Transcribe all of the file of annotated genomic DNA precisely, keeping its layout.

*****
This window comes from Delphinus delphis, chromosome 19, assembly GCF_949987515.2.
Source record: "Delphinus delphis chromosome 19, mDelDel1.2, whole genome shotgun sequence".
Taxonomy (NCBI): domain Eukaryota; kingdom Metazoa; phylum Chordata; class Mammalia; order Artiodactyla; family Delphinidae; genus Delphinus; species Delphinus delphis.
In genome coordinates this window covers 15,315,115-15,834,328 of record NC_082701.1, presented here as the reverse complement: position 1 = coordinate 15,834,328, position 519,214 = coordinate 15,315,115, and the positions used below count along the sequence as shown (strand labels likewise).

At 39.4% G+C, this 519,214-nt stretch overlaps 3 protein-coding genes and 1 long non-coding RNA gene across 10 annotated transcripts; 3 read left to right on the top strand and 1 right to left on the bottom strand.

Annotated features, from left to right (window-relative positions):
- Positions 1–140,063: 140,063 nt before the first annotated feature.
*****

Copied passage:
This window comes from Delphinus delphis, chromosome 19, assembly GCF_949987515.2.
Source record: "Delphinus delphis chromosome 19, mDelDel1.2, whole genome shotgun sequence".
Taxonomy (NCBI): domain Eukaryota; kingdom Metazoa; phylum Chordata; class Mammalia; order Artiodactyla; family Delphinidae; genus Delphinus; species Delphinus delphis.
In genome coordinates this window covers 15,315,115-15,834,328 of record NC_082701.1, presented here as the reverse complement: position 1 = coordinate 15,834,328, position 519,214 = coordinate 15,315,115, and the positions used below count along the sequence as shown (strand labels likewise).

At 39.4% G+C, this 519,214-nt stretch overlaps 3 protein-coding genes and 1 long non-coding RNA gene across 10 annotated transcripts; 3 read left to right on the top strand and 1 right to left on the bottom strand.

Annotated features, from left to right (window-relative positions):
- Positions 1–140,063: 140,063 nt before the first annotated feature.